Basic Pizza Dough – 5 minutes
For timing purposes for your pizza dough, let’s assume that you intend to eat your homemade Pizza Margherita for dinner tonight.
In that case, first thing in the morning, as soon as you’re up: put the yeast (in whatever form it may be) in half a glass of water, taken from the 250 mL (1 cup plus 1 Tbsp) of warm water listed in the ingredients, dissolve it by mixing and stirring a bit with a spoon, and then set it aside.
How to prepare the yeast for pizza dough (video)
In the meantime, go and eat breakfast, play with the kids if you’ve got any, or better yet, get them involved in the kitchen: making a pizza with your children is one of the best kinds of family fun.
Have you got a food processor, a mixer with a dough hook, or something similar? If you haven’t, you might think about getting yourself a present; there are some really gorgeous food processors and mixers out there, handy for all kinds of cooking projects.
Put the ingredients in, including the glass of water+yeast, but not the salt or the olive oil. Start it up on the lowest speed and let it do its thing. After a minute, add the salt and oil as well and allow it to go on mixing a bit more.
Alternatively, hand-kneading works great, too, but it’ll take a few minutes more and of course the process is a bit different.
In that case I recommend kneading directly inside a very large bowl, so you’ll have less of a mess, and at the end you can leave the dough to rise in the same bowl.
In 50mL (a scant 1/4 cup) of water, taken from the 250mL total, dissolve the salt by stirring with a spoon. Put the ingredients in the bowl, including the glass of water+yeast, but not the salt or the olive oil, and begin kneading. After a few minutes add the water+salt and the oil, if you’re using it, and continue to knead well, putting force into it, pushing down hard at the center and regathering the dough into a ball again and again.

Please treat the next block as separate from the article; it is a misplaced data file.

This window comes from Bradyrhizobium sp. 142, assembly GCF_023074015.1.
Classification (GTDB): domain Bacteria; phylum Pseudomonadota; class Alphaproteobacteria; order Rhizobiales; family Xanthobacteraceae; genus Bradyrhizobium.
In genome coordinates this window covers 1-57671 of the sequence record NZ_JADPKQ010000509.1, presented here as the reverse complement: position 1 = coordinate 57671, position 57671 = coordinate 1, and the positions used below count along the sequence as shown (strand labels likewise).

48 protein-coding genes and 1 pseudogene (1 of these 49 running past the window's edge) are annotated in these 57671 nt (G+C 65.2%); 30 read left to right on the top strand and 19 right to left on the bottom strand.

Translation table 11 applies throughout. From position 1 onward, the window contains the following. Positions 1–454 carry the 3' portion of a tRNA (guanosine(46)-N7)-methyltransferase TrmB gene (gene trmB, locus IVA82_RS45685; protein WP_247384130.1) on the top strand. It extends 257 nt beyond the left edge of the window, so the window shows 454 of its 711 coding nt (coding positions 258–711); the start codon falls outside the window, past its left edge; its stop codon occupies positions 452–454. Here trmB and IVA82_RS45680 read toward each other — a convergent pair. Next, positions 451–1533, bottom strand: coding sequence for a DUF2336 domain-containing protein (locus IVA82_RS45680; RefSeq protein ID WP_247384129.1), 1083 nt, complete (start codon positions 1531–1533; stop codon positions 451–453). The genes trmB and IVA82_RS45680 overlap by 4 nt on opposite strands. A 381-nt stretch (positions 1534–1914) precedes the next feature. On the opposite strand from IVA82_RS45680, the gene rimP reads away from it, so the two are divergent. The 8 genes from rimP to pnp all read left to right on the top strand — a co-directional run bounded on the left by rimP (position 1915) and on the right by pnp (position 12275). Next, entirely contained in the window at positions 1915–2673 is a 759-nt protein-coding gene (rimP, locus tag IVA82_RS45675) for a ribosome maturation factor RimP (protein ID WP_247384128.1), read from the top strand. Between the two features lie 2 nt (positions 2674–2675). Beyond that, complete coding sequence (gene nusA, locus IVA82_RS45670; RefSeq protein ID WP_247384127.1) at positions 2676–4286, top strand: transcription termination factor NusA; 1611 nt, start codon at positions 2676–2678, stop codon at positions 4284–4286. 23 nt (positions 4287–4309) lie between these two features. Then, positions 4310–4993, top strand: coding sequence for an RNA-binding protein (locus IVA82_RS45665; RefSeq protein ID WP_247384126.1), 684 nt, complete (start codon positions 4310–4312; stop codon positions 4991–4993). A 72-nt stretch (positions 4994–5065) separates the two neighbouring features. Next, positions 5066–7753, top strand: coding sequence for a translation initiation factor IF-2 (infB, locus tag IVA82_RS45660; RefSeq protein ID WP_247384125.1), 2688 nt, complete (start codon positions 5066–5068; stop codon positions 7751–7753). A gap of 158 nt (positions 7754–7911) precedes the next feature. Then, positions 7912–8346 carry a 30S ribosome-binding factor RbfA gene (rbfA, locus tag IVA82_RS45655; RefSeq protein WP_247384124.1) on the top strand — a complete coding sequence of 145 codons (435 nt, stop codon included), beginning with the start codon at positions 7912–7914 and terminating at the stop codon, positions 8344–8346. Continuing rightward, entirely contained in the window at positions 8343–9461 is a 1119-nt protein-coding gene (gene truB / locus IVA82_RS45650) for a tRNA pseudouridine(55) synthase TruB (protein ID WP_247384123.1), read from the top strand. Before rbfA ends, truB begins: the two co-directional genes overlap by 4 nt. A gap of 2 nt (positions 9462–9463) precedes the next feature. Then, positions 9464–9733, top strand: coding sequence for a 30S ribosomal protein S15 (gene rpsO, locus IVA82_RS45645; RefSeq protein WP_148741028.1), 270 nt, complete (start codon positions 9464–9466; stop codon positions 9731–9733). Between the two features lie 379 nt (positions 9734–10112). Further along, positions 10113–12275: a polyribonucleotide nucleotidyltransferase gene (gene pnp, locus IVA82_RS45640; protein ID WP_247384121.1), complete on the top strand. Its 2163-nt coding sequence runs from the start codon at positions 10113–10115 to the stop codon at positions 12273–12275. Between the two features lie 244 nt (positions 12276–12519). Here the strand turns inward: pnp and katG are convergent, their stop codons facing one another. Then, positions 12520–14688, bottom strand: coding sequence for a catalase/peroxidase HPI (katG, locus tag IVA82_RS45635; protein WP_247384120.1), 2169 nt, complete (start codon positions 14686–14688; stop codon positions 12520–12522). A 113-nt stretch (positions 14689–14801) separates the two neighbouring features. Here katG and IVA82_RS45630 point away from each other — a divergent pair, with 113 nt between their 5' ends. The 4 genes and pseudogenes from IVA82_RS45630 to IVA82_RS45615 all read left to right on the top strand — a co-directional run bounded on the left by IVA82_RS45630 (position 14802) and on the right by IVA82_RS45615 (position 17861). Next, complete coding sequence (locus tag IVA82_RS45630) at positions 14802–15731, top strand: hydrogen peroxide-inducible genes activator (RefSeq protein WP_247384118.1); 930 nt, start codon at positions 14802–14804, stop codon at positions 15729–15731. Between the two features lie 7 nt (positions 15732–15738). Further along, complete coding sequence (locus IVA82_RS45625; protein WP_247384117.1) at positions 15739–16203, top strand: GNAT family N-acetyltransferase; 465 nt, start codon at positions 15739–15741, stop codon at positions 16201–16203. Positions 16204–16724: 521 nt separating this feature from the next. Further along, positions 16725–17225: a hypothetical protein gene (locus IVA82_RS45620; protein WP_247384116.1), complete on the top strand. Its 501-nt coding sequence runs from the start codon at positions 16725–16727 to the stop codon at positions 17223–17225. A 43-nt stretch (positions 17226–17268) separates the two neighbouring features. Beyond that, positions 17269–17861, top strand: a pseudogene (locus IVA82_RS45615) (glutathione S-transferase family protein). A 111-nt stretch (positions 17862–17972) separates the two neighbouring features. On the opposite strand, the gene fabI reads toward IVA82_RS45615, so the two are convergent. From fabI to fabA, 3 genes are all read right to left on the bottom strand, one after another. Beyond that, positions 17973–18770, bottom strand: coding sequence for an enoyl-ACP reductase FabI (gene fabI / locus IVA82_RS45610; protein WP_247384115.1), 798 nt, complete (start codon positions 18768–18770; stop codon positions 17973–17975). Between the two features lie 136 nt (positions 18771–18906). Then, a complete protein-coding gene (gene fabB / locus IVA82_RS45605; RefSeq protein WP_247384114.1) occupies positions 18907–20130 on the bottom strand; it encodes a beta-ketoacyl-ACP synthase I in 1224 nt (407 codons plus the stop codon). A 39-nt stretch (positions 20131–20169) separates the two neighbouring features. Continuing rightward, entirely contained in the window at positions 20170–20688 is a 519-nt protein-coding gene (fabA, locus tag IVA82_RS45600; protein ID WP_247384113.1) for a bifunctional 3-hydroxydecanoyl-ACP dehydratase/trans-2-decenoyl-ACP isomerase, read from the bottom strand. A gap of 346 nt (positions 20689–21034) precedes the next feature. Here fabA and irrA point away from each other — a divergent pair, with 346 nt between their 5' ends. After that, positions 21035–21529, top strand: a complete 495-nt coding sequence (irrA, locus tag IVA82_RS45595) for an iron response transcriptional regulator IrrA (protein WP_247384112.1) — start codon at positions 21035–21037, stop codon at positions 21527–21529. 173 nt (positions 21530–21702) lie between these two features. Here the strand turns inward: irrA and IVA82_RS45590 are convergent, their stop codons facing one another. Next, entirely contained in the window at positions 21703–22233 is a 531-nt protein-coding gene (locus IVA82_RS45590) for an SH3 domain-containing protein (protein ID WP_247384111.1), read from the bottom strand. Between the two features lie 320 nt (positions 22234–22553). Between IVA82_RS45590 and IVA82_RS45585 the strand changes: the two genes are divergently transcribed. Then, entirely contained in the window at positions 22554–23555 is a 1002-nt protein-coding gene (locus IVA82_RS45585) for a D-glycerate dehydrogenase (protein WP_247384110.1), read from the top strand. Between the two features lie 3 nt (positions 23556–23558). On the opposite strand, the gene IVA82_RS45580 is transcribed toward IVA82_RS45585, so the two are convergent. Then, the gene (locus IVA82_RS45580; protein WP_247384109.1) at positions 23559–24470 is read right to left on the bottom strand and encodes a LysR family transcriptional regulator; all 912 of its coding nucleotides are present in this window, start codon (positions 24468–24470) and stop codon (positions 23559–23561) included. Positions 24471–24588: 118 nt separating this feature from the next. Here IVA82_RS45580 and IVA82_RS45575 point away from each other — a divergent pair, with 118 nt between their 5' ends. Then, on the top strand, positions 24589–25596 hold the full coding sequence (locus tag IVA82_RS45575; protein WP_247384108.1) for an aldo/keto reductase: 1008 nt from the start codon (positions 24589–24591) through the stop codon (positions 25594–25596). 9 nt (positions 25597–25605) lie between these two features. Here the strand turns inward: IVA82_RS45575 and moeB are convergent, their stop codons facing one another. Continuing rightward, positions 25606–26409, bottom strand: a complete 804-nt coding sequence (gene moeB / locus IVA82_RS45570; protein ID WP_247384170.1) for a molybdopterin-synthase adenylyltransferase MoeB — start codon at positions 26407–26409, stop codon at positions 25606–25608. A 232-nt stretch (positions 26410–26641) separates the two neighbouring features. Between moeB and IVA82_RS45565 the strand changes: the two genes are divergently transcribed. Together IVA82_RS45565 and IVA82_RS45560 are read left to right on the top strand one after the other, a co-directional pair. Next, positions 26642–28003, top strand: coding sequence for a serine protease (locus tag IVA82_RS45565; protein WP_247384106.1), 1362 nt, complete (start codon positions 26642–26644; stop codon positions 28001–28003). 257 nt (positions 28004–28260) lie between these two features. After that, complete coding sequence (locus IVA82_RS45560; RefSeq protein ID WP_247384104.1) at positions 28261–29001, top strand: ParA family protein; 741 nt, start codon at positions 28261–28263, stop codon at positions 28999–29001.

In both cases, at a certain point, a rather soft ball will take shape, and will gradually become smoother and smoother. But we keep kneading a little more. Now we’re going to use a scientific instrument that we all have with us at all times and that I’ve always found incredibly useful: the earlobe.
Yes, to see if we’ve reached the right point, we check whether the dough has a consistency similar to that of an earlobe. If you’re using a food processor or mixer, pull the dough out in order to check.
If it’s too firm, or if it’s crumbly or hard, add a little more water and knead until the dough feels similar to the consistency of your earlobe. On the other hand, if it’s too gluey, first try just kneading a little more. If it doesn’t become drier, if it doesn’t lose its stickiness, then you can add two or three tablespoons of flour and knead again.
The deciding factor during the kneading phase is the consistency of the dough. You’ve finished when it feels fairly smooth, with a consistency like your earlobe, and not sticky. Experience will help you determine quickly whether the dough is ready, but your earlobe is always there to help you check, especially if it’s your first time.
How to prepare the pizza dough (video)
Make a nice ball, put it in a bowl at least three times the size of the dough, and cover it with an immaculately clean dishtowel or cloth, a white one if possible, thoroughly dampened and wrung out well. Leave the bowl on the kitchen table (or better still, in the oven, with the heat off).
Ok! Now it’s time to go to work, or anyway to go about your day as normal.